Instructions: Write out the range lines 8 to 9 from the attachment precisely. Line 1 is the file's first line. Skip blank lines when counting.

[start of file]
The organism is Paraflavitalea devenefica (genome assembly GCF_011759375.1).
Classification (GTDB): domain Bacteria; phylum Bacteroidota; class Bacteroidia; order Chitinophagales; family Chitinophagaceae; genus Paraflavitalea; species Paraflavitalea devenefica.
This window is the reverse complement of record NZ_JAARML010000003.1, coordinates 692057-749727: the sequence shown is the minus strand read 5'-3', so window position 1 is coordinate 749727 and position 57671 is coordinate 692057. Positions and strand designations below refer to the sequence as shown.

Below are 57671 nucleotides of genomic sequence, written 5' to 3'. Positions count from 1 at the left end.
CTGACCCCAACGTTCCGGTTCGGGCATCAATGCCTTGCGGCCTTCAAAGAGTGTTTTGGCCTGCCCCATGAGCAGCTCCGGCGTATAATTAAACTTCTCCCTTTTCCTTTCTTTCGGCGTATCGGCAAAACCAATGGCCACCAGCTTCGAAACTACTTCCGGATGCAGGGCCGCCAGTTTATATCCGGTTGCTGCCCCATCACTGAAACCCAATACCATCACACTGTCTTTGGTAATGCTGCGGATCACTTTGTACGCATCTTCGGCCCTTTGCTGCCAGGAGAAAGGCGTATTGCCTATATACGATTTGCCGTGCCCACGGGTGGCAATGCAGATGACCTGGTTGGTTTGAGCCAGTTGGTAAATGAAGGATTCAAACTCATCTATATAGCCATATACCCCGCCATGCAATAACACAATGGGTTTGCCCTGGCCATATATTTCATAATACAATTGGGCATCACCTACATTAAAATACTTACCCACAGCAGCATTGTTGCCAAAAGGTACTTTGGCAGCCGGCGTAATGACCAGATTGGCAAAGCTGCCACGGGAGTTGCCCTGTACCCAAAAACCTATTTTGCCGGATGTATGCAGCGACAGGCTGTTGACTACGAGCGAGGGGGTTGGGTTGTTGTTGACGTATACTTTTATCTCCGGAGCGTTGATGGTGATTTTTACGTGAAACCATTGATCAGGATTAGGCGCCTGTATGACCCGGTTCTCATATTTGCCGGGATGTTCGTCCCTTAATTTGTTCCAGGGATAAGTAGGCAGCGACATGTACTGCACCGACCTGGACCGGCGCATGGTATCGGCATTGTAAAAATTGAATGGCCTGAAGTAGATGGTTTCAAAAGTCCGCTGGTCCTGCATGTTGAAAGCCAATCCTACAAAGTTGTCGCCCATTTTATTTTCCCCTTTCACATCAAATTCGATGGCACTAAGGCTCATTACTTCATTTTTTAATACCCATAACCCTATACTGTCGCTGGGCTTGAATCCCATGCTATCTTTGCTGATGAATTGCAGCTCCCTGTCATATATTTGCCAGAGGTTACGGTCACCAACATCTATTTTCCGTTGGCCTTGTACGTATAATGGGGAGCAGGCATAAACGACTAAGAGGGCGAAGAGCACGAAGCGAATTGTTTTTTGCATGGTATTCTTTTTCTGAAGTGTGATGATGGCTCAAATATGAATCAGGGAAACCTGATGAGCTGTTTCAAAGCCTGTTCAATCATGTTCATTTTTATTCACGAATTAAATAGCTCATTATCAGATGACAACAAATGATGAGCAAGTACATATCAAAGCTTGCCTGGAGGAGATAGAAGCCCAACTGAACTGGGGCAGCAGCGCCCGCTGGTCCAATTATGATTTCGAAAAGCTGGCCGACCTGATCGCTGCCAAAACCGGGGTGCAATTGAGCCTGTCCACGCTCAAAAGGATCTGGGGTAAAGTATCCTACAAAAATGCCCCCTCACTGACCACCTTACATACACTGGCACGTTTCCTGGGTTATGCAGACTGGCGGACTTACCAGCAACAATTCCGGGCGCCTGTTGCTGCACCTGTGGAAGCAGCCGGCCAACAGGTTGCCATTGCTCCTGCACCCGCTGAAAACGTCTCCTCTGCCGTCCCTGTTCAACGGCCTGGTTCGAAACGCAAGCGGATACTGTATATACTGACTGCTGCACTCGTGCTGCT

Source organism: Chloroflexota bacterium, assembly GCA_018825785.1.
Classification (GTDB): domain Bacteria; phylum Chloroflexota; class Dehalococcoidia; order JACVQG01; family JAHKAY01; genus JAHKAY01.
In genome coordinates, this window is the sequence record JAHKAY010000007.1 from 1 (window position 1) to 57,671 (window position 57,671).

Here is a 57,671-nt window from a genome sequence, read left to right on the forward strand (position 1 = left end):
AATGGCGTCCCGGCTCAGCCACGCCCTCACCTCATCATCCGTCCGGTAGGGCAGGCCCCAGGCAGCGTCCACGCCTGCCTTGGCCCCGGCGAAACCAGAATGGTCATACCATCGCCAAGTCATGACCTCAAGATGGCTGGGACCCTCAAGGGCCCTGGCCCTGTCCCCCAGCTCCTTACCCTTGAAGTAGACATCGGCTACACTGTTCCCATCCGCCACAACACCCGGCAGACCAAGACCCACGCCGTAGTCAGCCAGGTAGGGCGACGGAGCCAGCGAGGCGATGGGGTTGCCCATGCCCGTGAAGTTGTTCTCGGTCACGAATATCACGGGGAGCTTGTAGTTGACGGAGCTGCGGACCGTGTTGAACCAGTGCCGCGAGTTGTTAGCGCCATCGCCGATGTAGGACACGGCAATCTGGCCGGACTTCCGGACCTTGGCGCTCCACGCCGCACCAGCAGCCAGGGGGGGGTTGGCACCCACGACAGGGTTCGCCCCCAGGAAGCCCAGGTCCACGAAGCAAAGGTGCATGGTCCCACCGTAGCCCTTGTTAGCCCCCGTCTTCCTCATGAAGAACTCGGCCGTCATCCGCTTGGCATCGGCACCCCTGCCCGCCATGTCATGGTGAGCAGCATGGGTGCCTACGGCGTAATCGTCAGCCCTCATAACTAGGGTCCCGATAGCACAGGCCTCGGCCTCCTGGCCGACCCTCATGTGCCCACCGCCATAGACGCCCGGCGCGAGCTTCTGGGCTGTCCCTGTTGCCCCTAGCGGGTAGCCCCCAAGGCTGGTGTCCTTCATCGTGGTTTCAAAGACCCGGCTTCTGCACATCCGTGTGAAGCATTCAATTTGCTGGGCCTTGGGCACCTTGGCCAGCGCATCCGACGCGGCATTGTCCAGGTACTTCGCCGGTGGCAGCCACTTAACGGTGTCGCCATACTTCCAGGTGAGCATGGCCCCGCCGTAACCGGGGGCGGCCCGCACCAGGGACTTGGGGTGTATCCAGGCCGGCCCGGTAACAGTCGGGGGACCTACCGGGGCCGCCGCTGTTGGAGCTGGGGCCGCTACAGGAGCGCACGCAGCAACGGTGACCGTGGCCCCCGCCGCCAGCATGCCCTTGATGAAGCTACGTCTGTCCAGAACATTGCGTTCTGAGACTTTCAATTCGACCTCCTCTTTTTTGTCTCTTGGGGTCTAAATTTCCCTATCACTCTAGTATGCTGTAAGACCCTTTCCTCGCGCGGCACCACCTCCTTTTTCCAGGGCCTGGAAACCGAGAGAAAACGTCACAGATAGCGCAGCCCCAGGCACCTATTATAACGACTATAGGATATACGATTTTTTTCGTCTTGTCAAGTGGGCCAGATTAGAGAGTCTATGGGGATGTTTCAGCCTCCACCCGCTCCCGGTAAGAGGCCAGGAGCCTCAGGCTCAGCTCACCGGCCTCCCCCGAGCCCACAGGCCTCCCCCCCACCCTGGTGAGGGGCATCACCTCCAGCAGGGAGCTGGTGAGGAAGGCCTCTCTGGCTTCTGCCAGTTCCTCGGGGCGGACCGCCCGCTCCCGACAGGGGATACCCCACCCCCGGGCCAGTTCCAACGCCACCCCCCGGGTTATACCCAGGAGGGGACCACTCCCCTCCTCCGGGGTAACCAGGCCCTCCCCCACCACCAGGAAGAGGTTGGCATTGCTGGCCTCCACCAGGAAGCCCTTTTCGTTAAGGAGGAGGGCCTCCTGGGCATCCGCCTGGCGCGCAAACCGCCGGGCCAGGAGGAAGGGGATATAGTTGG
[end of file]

In genome coordinates, this window is the sequence record JAHKAY010000007.1 from 1 (window position 1) to 57,671 (window position 57,671).

Here is a 57,671-nt window from a genome sequence, read left to right on the forward strand (position 1 = left end):